Archiver > GENEALOGY-DNA > 2010-02 > 1266185836

From: Janet Crawford <>
Subject: Re: [DNA] FTDNA v. ISOGG R1b haplotree comparison updated
Date: Sun, 14 Feb 2010 22:17:16 +0000
References: <>
In-Reply-To: <>

Just a brief note to remind everyone that the genealogy for the Irish
cannot be trusted because they deliberately dropped out the daughters.
By doing that you can miss that a whole new DNA set can sneak in
unnoticed. You may think it is B mac A when it is really C mac B the
daughter of A. While you think you are tracking A's DNA, you are now
really tracking B's husband's DNA now.


On Sun, Feb 14, 2010 at 10:02 PM, <> wrote:
> In a message dated 2/14/2010 4:35:21 A.M. Central Standard Time,
> writes:
> There are some O'Loughlins, and other non-Dalcassian families that show  the
> Irish Type III STR signature, and this could be
> explained by the  common practice for followers of Medieval leaders to take
> their clan leader's  name to show their allegiance.
> There are several possible explanations  for this.  One could be the
> O'Loughlins are actually Dal Cas but were given  a pedigree from Ir for some
> unknown reason.  It could also be true that the  genealogical construct of the
> Dal Cas is artificial and the pedigrees do not  show all members of the tribe.
>  In other words the Irish Type III could  take in more than just what are
> described as Dal Cais in the pedigrees.   The O'Loughlins of Burren were
> co-relatives of O'Connor Corcumroe and O"Connor  Kerry.  Are there any O'Connor
> DNA samples that match the Irish Type  III?  Why were these septs given a
> descent from Ir?  Your idea is also  a possibility.  I thought the O'Loughlns
> with their pedigree from Ir were a  striking anomaly in the Irish Type III
> universe.
> These were said  to be descendants of Fergus mac Roich, grandson of Ruadri
> Mor, founder of Clanna  Rory in Ulster.  It may ultimately be tie into
> mythology, in which Ciar, a  son of Fergus mac Roich and Queen Medb of Connacht,
> is said to be the founder of  the Ciarraige (Co. Kerry).  The pedigrees show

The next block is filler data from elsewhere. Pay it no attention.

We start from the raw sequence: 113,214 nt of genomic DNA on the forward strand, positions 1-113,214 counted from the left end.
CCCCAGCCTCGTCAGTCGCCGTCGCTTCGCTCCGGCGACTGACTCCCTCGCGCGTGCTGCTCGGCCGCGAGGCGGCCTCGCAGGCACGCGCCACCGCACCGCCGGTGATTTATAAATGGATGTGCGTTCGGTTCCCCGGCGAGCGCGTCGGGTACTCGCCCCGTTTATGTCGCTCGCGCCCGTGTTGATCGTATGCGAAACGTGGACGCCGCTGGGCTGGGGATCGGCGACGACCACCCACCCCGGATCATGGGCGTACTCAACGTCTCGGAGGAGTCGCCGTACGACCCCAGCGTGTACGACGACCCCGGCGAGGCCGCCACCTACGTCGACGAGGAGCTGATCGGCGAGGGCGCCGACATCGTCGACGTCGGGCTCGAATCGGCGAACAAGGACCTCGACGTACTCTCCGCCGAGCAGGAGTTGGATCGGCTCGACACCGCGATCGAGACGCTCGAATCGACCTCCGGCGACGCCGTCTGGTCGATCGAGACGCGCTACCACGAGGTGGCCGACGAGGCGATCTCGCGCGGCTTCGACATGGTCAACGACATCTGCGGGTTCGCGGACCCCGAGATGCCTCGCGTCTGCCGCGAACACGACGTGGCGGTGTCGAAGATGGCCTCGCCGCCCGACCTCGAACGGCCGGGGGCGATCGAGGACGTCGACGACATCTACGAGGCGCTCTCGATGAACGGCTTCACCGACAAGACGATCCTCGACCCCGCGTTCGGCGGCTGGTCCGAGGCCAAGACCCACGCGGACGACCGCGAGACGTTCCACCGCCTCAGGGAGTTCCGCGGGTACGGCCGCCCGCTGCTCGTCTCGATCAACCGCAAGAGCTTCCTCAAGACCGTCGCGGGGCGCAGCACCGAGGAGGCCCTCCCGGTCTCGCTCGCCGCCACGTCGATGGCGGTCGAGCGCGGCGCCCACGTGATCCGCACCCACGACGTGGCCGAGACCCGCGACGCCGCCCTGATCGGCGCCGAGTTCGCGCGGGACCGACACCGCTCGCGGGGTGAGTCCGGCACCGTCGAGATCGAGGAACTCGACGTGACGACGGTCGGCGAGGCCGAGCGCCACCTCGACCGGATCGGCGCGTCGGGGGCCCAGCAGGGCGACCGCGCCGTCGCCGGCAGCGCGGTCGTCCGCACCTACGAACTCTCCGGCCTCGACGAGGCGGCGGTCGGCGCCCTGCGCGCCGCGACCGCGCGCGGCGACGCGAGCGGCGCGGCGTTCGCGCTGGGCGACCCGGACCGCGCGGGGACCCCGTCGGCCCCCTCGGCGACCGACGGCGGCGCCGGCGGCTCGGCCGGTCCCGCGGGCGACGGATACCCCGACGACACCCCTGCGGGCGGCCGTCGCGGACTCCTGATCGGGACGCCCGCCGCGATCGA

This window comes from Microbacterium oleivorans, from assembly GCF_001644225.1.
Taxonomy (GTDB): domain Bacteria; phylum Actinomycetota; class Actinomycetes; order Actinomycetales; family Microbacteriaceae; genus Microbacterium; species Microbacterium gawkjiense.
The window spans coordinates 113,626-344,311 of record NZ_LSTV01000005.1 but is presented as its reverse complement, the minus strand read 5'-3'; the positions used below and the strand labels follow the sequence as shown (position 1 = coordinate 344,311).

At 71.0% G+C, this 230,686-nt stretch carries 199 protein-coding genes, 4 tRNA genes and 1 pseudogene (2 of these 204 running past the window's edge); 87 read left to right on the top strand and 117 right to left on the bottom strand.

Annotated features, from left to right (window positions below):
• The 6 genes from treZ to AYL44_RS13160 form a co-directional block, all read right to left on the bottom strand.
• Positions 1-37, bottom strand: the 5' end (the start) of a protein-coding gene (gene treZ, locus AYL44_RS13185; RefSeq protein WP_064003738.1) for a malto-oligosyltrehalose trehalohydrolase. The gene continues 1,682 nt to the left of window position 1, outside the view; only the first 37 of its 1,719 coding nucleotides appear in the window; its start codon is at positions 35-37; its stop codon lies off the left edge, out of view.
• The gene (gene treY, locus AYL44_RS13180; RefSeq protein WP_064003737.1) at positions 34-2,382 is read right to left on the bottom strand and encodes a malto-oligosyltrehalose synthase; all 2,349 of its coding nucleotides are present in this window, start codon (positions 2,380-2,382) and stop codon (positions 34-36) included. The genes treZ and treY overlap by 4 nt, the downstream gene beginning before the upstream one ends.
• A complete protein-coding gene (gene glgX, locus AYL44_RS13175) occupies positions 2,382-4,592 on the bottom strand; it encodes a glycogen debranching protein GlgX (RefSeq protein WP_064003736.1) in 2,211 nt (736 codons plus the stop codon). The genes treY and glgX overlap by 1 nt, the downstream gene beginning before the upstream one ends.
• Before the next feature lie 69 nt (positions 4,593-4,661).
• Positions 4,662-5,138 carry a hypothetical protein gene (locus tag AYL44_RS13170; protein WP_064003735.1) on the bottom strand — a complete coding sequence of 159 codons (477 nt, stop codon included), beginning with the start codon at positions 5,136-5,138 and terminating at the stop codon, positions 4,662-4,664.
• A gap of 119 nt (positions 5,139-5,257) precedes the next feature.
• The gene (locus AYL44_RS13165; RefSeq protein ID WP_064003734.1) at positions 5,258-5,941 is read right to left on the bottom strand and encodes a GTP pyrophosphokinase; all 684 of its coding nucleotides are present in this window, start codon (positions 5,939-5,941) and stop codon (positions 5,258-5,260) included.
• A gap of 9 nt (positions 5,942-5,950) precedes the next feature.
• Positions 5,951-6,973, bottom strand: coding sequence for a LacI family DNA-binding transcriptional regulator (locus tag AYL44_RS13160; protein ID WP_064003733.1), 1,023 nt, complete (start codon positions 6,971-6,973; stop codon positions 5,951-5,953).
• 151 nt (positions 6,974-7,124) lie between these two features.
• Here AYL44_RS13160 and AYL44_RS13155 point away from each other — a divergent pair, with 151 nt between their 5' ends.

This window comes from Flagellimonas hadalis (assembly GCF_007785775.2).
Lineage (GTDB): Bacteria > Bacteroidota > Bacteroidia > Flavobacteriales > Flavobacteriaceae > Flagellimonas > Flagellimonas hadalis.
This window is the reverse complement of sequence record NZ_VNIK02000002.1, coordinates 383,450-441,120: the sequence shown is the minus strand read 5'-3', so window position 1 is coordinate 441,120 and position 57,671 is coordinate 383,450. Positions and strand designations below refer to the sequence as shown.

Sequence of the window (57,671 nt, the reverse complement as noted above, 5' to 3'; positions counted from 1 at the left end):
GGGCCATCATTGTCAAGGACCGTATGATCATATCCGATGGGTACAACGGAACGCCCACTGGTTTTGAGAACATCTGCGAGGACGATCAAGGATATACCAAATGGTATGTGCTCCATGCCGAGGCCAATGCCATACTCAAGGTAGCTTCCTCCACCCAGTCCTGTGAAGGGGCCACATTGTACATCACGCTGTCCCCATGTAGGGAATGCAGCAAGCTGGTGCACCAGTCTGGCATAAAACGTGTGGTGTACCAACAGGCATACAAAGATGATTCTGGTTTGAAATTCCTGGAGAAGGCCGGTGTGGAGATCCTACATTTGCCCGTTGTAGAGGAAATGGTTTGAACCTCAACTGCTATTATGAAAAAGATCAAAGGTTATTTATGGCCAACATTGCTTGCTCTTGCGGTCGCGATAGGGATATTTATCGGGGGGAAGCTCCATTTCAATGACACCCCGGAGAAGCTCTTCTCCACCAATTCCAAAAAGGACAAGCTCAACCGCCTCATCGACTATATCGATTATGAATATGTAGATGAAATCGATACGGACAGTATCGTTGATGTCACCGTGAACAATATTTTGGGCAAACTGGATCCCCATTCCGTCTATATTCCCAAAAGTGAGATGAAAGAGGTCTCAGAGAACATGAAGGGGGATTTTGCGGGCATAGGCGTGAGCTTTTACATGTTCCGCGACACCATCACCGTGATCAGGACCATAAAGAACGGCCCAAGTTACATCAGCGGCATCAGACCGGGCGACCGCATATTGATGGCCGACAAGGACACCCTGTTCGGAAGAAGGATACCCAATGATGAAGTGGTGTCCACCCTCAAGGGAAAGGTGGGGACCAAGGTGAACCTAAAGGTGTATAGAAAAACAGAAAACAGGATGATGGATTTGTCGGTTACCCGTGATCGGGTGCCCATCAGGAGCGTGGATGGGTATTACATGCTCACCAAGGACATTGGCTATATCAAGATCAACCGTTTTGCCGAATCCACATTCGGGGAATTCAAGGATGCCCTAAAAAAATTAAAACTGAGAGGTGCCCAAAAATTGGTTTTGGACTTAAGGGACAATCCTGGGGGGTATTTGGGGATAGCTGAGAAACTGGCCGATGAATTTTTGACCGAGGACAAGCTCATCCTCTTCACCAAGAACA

> the ancestor of the  O'Loughlins as another son of Fergus mac Roich, named
> Corr.  The split  between O'Connor Kerry and O'Loughlin of Co. Clare is so
> distant I doubt any of  the early names in the pedigree are valid.  The
> O'Connor of Corcumroe split  with O'Loughlin may well be genuine.
> The Trinity college study made the  point that the southern tribes showed
> quite a different genetic makeup than the  Ui Neill of the North, being much
> more diverse and mostly showing more evidence  of multiple founders.
> There's an interesting quote in their second  article:
> :"In the closest ideals to monogenic
> surnames encountered in  this study (Ryan and
> O’Sullivan) only about 50–55% of the modern  surname
> bearers still appear to descend from one original  founder."
> The M222 lines in descent from NIal (supposedly) seem to be  much more
> homogenous.  Some 85% of all Doherty samples from Donegal are  M222 and most
> have certain shared markers that show a close relationship.   They only have
> small percentage of non M222 members (mostly I and R1a  haplogroups).  So far
> I have not encountered any obvious mismatches in DNA  among among surnames
> linked to the old chieftains of the northern UI Neill  except in the case of
> the O'Neills.  There could well be more out there  somewhere.
> I also do not know if describing M222, even in Ireland, as Ui  Neill or
> Connachta is completely accurate. A lot of people might argue  about that.
> There are lots of matches in Scotland and northern  England that are most
> likely neither in origin.  A huge number of M222  matches in Ireland are of
> unknown origin.  We can't even assign a  geographical origin to many of these
> samples since most people don't really know  where their ancestors came from.
> John
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